This past weekend, I lectured in a local Little League coaches’ clinic. Another presenter and I discussed topics such as injury prevention, management of acute injuries on the field, and overuse injuries. I was a little nervous at first to be “the bad guy” lecturing on limiting pitch counts, etc. in order to prevent overuse injuries in these adolescent baseball players. We know that as kids are playing year-rounds sports these days, they are at higher risk for certain elbow and shoulder injuries, especially those that involve the growth plates. Overuse leads to injury. The coaches had to attend this clinic; it wasn’t voluntary. I was sure the first thing on their mind wasn’t elbow pain but how to win games. What I ended up seeing, however, was a real concern on the coaches’ behalf for the same issues. When I asked for questions from the audience at the end, instead I received comments such as “You know, it’s usually the parents that ignore the pitch counts.” Or “We limit throwing in practice according to the guidelines, but the dads continue to throw with the kids when they’re at home.” Now, we’ve all seen or heard about those fanatical parents who have little Billy in every league possible, bragging about how he’s got the best batting average on his team in all 4 leagues. They think little Billy is going to be the next A-Rod. Guess what, folks? He probably won’t be. But try telling that to mom and dad. No, seriously. Try. Because they won’t listen to me.
I frequently have this discussion with my fiancé, who played professional baseball for almost 5 years. The interesting thing is that he didn’t play on a travel league until he was 17. As an adolescent, he didn’t play year-round, and his parents didn’t pay hundreds of dollars for a biomechanical evaluation of his swing. He didn’t field grounders all night long because he dreamed of a multi-million dollar deal one day. He did it because he loved it. I reminded my sister of this last year when she was hauling her two sons (then ages 8 and 10) around to baseball games for different leagues all weekend. In addition to their summer “optimist” league, they were playing in a travel league, complete with personalized bat bags and helmets. Lo and behold, one of them got burnt out on the sport. Now he doesn’t play at all. I can’t imagine how much more quickly that would have happened if he were playing year-round like these kids in south Florida.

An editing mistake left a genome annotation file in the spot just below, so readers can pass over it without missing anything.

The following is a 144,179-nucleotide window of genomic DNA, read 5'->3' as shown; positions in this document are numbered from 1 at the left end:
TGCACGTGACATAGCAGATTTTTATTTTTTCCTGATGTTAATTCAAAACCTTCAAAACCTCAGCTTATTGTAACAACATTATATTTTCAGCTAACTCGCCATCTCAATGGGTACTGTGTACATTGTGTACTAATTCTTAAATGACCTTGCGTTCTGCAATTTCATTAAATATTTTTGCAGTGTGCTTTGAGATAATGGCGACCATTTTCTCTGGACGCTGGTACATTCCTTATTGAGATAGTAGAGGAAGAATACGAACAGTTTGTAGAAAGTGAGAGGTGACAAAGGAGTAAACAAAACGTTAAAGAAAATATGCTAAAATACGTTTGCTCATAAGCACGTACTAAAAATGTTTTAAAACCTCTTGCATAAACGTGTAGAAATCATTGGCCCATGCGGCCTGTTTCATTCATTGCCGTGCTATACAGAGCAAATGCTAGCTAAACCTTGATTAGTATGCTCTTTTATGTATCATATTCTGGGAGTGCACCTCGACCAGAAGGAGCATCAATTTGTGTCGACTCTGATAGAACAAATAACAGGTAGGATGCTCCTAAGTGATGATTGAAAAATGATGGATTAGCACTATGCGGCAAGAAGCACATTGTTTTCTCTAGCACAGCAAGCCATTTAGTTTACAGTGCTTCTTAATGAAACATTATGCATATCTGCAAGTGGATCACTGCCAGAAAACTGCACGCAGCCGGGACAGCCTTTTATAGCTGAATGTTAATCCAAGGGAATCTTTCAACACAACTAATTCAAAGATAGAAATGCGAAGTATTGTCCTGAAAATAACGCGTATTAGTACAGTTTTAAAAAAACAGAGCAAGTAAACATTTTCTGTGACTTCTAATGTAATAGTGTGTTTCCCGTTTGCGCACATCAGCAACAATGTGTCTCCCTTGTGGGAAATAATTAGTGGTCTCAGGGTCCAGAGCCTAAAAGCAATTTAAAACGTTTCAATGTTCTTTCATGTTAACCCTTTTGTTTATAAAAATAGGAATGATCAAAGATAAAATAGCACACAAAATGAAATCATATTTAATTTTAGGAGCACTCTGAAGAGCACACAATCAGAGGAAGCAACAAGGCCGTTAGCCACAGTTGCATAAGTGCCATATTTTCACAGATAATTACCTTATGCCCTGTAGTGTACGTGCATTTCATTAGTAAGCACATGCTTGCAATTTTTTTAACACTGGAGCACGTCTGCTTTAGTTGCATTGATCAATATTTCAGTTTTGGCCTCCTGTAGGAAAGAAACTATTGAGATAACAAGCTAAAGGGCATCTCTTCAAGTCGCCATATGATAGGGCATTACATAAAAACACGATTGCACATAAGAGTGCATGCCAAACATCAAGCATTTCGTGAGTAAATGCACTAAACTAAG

Which leads me to ask, why? Why are these kids playing year round at such an early age? Why are they throwing so much without giving their arms time to rest? Do they love it that much? Do mom and dad tell them this is how they’re going to get ahead? Do they really think they’re giving little Billy the chance to earn millions one day? At the end of the day, a child’s talent is going to manifest itself on its own. If Billy has natural talent, it won’t matter if he starts playing at age 13 versus age 6. It won’t matter if he has the best coaches or the best equipment, because you can’t coach power and you can’t coach speed. What does matter is the rising number of overuse injuries we’re seeing in these adolescent athletes. Their growing bodies are simply not made to withstand the physical stresses they are experiencing. Long-term data is forthcoming, but this is what I’d like to see: how many of these kids who have an overuse injury during their growing years actually end up playing in the big leagues? My educated guess is not many. But until parents understand that, their children will continue to suffer needless injuries chasing that dream.